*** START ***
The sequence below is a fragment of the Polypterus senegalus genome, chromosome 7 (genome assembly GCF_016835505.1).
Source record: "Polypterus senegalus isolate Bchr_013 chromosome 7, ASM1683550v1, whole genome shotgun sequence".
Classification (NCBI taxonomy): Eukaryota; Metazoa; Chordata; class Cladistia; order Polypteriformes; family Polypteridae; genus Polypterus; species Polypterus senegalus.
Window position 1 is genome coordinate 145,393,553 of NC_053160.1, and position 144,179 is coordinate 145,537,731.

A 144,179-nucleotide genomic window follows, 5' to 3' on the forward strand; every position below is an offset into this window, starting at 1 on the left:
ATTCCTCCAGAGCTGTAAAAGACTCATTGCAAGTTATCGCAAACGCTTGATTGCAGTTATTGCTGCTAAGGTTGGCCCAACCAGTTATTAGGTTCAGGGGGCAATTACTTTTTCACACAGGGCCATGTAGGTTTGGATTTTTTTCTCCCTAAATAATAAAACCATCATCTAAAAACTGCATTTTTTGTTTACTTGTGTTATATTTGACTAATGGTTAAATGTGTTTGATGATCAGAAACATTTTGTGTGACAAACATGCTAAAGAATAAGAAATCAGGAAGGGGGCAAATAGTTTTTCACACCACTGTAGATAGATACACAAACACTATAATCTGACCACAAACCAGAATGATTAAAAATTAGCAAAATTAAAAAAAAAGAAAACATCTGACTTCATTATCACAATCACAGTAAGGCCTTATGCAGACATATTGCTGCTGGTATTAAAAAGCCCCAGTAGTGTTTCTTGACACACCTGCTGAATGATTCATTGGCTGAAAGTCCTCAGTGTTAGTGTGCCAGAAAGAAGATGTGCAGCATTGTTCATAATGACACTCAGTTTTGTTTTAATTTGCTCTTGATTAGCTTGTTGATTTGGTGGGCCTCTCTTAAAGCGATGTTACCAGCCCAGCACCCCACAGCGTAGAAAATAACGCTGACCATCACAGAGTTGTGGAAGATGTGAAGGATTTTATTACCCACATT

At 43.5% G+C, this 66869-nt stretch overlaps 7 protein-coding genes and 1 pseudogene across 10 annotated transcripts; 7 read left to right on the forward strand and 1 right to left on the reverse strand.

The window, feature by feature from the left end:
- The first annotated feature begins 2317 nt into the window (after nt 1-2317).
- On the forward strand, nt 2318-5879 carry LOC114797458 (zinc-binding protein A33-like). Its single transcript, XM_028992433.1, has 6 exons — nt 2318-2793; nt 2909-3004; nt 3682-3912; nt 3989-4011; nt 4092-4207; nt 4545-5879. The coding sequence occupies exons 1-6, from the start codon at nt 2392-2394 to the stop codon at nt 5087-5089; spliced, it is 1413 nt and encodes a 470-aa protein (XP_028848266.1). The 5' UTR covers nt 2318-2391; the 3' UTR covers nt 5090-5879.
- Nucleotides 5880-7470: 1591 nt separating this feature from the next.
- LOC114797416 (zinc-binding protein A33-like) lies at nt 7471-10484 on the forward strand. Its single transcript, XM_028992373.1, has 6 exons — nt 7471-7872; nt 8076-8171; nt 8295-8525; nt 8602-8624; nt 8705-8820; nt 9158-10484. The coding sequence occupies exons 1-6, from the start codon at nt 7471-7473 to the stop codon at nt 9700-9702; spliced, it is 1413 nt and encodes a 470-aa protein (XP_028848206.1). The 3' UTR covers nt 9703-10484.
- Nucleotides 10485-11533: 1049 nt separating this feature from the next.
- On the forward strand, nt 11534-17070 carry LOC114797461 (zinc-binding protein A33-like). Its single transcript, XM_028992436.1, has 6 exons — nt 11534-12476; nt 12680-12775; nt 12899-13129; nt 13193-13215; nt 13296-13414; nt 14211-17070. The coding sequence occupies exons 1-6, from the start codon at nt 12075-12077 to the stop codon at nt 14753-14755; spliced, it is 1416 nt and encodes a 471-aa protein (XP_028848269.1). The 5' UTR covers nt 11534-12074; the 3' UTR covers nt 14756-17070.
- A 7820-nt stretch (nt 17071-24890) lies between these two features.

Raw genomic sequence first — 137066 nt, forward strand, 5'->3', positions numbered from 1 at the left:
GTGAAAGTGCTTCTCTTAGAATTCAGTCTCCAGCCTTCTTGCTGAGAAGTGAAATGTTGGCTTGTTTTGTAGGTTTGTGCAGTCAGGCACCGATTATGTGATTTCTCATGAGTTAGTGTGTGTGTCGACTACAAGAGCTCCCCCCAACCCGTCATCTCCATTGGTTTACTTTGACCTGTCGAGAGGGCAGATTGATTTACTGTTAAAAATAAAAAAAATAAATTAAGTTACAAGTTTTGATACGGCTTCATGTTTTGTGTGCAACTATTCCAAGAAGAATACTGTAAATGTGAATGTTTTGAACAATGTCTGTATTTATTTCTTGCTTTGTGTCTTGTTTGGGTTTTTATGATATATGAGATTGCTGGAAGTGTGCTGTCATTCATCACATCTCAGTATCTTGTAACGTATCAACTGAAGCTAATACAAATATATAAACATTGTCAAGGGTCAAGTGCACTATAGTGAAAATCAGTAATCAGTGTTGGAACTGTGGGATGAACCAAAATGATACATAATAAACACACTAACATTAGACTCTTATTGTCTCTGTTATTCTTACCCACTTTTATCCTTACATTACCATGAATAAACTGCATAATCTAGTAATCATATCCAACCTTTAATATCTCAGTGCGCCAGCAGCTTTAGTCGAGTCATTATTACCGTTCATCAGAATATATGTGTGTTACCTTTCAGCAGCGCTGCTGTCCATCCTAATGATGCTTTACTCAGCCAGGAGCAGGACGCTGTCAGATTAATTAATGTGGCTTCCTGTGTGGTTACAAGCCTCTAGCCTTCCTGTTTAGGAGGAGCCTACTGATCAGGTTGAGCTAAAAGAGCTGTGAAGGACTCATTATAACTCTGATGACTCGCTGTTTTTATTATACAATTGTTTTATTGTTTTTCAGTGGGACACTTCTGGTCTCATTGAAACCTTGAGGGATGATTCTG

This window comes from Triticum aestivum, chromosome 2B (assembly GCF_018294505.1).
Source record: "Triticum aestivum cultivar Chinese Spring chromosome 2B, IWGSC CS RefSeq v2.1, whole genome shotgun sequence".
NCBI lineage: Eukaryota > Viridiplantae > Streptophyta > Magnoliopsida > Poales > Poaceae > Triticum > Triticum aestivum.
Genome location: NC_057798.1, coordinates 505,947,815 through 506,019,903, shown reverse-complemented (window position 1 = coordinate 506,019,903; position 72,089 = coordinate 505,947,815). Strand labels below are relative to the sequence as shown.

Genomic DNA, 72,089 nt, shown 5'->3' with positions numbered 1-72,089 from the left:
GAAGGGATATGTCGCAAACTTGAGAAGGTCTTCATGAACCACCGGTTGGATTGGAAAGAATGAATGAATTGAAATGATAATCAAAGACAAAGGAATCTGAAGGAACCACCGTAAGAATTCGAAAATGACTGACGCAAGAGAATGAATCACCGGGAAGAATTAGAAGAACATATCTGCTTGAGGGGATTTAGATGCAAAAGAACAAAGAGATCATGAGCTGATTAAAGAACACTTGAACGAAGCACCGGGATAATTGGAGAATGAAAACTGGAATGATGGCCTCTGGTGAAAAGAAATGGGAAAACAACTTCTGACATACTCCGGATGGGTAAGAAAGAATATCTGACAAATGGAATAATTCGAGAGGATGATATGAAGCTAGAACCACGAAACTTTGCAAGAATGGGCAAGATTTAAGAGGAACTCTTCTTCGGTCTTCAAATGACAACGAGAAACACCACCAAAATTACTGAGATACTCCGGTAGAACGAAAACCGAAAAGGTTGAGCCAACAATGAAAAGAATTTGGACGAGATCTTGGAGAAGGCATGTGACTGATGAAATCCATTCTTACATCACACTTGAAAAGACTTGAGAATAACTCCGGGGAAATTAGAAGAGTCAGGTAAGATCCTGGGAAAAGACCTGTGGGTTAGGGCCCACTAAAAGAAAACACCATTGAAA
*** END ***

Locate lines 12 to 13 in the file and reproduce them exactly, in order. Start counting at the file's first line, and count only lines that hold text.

- LOC114797416 (zinc-binding protein A33-like) lies at nt 7471-10484 on the forward strand. Its single transcript, XM_028992373.1, has 6 exons — nt 7471-7872; nt 8076-8171; nt 8295-8525; nt 8602-8624; nt 8705-8820; nt 9158-10484. The coding sequence occupies exons 1-6, from the start codon at nt 7471-7473 to the stop codon at nt 9700-9702; spliced, it is 1413 nt and encodes a 470-aa protein (XP_028848206.1). The 3' UTR covers nt 9703-10484.
- Nucleotides 10485-11533: 1049 nt separating this feature from the next.